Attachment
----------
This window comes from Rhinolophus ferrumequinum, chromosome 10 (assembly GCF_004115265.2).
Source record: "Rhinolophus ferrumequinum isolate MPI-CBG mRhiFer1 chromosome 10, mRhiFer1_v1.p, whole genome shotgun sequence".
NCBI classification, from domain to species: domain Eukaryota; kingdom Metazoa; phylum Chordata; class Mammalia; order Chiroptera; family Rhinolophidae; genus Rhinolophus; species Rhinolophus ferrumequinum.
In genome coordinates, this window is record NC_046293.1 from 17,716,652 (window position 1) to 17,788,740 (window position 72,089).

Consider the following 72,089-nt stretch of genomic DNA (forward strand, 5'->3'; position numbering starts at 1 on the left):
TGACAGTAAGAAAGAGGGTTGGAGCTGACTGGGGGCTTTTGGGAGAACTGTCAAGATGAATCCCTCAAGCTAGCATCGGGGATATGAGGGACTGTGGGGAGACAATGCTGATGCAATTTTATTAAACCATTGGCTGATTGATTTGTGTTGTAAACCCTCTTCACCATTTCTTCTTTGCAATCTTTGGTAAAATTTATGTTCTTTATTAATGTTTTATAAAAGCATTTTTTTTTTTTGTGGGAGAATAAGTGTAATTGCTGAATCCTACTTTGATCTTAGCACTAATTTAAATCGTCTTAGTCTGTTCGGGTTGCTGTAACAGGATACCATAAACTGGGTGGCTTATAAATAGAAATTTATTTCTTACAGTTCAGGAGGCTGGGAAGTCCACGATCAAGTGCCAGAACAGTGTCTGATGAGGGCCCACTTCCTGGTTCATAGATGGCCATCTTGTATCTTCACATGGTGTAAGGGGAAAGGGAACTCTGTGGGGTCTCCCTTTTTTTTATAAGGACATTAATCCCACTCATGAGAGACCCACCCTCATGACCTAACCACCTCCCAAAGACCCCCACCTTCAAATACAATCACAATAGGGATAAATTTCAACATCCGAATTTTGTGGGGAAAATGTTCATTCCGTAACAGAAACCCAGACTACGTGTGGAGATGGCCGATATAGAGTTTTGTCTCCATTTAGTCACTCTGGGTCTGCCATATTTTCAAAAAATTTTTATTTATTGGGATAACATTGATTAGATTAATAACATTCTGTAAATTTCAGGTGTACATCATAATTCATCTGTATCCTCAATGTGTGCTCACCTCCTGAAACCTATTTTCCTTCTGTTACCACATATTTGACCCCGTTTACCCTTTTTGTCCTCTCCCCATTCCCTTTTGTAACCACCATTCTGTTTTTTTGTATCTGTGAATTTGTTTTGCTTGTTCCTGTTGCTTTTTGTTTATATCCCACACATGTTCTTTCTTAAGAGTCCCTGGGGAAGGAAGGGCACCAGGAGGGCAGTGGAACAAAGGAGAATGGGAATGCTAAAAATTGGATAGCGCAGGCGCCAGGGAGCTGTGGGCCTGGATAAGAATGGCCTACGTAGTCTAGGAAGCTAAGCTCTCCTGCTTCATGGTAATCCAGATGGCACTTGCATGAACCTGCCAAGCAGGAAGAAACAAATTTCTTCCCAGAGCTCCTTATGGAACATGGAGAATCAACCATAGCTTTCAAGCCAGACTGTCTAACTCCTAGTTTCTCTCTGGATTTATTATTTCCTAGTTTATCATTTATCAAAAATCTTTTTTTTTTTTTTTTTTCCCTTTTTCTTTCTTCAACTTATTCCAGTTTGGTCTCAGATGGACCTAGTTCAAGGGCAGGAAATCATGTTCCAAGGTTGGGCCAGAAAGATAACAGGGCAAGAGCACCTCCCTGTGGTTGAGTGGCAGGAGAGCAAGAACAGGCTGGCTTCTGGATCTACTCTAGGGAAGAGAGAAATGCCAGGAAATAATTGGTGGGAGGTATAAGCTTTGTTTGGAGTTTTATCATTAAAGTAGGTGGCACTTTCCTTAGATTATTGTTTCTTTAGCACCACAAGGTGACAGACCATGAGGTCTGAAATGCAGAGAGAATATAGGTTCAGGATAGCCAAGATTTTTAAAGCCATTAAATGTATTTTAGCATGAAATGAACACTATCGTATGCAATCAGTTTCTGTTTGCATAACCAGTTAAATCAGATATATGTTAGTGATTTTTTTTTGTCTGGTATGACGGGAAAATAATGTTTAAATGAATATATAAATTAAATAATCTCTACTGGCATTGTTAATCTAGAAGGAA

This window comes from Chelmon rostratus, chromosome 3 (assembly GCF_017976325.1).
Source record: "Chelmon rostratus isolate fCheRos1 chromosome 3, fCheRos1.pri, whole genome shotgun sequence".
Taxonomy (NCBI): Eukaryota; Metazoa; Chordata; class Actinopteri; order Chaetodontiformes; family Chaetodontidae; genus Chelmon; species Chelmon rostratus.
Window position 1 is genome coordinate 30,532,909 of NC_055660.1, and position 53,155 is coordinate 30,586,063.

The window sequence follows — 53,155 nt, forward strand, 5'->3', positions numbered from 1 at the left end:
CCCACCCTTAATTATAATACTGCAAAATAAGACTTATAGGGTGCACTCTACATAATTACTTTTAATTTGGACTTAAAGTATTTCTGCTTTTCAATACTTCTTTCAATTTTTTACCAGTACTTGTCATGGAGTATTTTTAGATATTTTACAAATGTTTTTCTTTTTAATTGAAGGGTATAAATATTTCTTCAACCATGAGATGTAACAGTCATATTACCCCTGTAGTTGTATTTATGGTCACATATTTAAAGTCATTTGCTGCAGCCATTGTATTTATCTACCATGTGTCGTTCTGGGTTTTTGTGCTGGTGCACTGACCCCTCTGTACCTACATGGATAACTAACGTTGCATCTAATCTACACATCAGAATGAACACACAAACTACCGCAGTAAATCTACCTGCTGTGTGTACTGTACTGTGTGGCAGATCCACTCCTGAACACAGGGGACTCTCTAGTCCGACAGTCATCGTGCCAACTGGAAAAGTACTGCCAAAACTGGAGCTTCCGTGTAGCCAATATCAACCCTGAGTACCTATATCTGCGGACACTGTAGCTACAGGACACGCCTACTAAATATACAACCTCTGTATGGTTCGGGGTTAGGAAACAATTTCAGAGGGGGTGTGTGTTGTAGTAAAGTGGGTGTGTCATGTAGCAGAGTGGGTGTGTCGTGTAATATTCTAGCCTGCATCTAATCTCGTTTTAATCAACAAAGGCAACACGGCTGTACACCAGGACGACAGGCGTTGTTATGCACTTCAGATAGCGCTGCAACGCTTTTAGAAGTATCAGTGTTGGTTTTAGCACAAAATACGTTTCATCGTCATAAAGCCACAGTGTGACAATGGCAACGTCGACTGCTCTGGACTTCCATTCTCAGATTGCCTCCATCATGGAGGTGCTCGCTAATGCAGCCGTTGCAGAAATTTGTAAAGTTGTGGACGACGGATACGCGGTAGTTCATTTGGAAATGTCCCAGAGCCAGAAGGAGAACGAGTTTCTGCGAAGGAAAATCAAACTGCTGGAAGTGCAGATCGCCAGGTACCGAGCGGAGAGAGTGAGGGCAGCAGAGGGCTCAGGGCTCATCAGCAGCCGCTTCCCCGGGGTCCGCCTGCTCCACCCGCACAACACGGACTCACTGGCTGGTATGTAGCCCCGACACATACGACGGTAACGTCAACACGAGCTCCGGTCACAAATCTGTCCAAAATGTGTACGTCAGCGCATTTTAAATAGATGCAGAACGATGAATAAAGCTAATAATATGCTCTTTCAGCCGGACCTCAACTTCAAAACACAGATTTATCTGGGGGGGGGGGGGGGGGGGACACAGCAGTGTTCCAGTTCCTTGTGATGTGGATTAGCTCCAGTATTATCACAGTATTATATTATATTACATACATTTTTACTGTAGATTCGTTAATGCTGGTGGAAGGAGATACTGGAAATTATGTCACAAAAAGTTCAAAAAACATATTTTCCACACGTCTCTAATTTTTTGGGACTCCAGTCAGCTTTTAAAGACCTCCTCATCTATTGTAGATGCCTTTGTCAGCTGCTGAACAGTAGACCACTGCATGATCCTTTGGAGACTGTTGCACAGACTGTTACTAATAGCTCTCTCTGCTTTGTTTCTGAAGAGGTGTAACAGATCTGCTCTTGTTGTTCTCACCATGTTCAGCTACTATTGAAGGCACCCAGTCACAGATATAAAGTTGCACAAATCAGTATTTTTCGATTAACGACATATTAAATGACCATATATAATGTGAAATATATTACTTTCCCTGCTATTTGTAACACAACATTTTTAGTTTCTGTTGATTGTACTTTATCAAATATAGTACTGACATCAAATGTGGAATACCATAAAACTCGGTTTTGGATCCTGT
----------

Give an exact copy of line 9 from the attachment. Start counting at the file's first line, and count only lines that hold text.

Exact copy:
Taxonomy (NCBI): Eukaryota; Metazoa; Chordata; class Actinopteri; order Chaetodontiformes; family Chaetodontidae; genus Chelmon; species Chelmon rostratus.